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Bride-to-be faces unexpected challenges in wake of cancer diagnosis

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Bride-to-be faces unexpected challenges in wake of cancer diagnosis


Amber Hall was just 32 years old when she noticed a knot on her chest. The lump caused a strange – but not painful – sensation, so she made an appointment for a mammogram at the Doris Shaheen Breast Health Center.  After the mammogram, Hall underwent an ultrasound and then a biopsy. “Through the course of that, I learned I had stage IIB breast cancer,” she says. “I learned I was BRCA1-positive, which means I have the breast cancer gene.” Hall discovered she inherited the gene from her father’s side of the family.  She later learned a few of her aunts had died of breast cancer – each at a very young age. 

Bride-to-be comes to terms with diagnosis

The diagnosis was so shocking to Hall that she had her physician call her fiancé to give him the news. “When my doctor called me, I was actually at work and I was crying so much I couldn’t leave my office,” she says. “My fiancé called back and came and got me.” Hall told him, “You’re a young guy. Why don’t we just call it quits, no hard feelings. I understand. You go ahead and have a wonderful life. You’ll meet a wonderful woman who can have children for you and will look normal.”

Her fiancé had other plans. He suggested they move up the wedding date and get married quickly before her cancer treatment began. “I was diagnosed March 12 and we got married March 25,” says Hall. “I started chemo five days after I got married.” After Hall completed chemotherapy, William Barber, M.D., a breast cancer surgeon at Piedmont Atlanta Hospital, performed a mastectomy.

She then underwent radiation therapy, followed by mastectomy of her other breast and reconstruction of both breasts. “Treatment is not like what you see in the movies,” she explains. “It’s traumatic to have your hair fall out, but it grows back. You’re not going to feel wonderful. It sucks. But there’s life on the other side of it.”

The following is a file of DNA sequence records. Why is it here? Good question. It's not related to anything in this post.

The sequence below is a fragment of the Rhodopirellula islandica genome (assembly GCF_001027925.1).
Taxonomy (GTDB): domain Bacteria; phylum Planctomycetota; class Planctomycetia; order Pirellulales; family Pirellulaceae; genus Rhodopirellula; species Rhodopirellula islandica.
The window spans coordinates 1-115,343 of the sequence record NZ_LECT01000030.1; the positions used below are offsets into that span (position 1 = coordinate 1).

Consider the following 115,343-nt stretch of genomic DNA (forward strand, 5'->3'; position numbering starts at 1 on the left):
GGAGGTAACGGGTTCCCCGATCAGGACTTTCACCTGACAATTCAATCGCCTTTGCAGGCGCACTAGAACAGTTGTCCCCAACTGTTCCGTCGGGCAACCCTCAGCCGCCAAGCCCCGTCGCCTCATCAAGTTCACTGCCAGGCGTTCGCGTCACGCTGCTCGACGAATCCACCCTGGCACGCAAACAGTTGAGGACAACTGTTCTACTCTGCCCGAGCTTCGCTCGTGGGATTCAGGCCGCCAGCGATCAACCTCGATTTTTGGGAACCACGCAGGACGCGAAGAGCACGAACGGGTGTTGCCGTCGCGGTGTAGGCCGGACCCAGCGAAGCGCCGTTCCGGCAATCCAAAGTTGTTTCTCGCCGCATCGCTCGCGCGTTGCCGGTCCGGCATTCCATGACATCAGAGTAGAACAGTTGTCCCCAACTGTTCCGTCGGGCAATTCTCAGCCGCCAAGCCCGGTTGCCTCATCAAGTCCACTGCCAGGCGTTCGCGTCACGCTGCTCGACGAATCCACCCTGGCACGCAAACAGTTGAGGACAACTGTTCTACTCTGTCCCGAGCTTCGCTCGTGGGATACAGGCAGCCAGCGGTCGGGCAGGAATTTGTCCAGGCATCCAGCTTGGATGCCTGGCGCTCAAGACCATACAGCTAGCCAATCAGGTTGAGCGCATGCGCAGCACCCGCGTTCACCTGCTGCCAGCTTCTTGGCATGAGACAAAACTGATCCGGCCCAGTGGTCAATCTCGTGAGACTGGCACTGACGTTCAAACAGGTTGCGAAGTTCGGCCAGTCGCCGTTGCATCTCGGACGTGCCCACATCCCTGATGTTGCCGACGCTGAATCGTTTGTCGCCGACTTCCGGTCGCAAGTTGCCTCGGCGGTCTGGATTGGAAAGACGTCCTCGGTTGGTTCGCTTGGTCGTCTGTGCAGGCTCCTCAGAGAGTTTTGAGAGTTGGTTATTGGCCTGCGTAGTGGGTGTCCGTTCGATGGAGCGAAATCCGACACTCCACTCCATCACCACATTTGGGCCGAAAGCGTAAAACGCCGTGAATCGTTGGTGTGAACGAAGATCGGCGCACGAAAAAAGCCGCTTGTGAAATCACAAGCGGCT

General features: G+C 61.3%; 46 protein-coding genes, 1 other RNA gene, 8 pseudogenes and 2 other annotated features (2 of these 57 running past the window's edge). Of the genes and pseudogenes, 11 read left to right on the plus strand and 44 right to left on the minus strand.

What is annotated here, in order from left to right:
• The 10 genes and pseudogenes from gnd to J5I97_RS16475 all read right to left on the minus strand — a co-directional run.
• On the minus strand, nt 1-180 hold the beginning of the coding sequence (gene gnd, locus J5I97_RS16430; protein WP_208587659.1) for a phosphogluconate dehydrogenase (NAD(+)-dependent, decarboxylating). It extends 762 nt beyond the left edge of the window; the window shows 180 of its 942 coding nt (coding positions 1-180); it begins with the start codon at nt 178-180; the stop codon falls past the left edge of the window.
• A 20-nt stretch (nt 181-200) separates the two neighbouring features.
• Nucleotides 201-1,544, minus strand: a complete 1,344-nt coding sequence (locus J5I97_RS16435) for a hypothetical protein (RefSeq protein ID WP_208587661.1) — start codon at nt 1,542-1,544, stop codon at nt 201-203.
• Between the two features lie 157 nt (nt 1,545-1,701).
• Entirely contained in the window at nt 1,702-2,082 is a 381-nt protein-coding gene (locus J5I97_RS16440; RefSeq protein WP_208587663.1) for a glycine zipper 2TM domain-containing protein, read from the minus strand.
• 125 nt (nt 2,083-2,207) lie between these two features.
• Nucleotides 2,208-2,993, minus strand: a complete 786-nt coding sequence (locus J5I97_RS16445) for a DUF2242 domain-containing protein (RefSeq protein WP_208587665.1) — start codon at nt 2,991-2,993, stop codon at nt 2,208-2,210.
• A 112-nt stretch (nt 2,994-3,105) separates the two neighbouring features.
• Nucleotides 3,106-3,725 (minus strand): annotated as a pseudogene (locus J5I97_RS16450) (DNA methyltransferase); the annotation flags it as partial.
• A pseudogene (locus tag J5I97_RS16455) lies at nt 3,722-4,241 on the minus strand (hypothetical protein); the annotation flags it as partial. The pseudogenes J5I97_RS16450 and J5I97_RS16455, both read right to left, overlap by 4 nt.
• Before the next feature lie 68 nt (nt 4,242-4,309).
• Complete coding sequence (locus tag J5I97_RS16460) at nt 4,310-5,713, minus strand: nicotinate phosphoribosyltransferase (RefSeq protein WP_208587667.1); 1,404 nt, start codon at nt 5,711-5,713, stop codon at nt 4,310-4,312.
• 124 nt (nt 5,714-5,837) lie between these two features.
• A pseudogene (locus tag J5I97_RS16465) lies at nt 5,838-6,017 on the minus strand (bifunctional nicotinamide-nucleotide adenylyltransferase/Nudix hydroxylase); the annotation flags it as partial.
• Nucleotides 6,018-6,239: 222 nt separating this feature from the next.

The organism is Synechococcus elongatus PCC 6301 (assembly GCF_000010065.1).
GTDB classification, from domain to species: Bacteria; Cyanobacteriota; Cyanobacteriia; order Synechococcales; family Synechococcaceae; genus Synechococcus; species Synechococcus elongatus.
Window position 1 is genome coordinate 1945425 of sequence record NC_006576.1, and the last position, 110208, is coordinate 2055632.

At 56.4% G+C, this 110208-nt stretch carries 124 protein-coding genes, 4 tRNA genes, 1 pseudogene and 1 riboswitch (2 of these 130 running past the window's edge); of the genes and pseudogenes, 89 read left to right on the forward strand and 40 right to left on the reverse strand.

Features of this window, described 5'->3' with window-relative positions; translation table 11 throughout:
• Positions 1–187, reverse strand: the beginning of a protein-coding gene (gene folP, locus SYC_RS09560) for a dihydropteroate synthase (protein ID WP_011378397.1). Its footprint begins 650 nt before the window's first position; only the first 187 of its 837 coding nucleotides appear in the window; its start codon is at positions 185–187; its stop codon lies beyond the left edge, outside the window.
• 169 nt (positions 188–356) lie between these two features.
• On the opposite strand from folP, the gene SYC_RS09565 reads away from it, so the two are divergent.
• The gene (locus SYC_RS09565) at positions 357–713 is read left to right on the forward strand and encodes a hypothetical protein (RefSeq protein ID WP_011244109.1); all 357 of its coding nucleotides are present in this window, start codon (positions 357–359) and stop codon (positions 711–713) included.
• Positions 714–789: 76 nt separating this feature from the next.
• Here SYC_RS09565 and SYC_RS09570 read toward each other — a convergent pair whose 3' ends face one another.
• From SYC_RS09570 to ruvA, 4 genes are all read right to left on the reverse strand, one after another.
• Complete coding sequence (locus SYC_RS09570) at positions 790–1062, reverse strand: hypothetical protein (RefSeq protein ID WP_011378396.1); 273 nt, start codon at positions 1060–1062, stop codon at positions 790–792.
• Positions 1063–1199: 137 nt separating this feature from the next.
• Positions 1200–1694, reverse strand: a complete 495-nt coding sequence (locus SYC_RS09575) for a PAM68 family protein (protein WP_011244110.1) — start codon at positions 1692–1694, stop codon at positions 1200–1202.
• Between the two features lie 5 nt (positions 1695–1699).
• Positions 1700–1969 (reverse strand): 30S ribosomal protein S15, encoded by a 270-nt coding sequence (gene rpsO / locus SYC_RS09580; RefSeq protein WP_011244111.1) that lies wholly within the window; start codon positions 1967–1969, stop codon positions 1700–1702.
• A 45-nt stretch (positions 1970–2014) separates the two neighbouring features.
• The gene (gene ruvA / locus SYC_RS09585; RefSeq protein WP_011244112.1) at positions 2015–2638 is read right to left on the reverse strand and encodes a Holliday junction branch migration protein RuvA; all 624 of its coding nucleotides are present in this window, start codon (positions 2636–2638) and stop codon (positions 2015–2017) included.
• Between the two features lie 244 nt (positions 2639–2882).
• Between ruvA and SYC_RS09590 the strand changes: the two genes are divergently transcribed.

The surprise of a lifetime

“After I finished chemotherapy and my surgery, I went to the fertility specialist who had said to come back after I was done,” she says. The specialist told her he couldn’t say she was infertile because she had never tried to conceive, but it was unlikely she could have children. “My husband is forever the optimist – thank goodness – and said, ‘We should try. Let’s just try and see what happens – doctors don’t know everything,’” says Hall.

Knowing she wanted children, Hall began researching adoption and even contacted an agency. Not long after that, she got the surprise of her life. “Fast forward to December 2011 – I learned I was pregnant,” she says. “That was a very good day because I thought it couldn’t happen. It is my miracle.”

Nine months later, Hall and her husband welcomed a baby boy named Harrison. One of her biggest lessons learned: “You go through a challenge and if you can push through it, there’s life on the other side of it. There are wonderful surprises, like my son, that you would never even dream of. It reminds you there’s life to be lived.”

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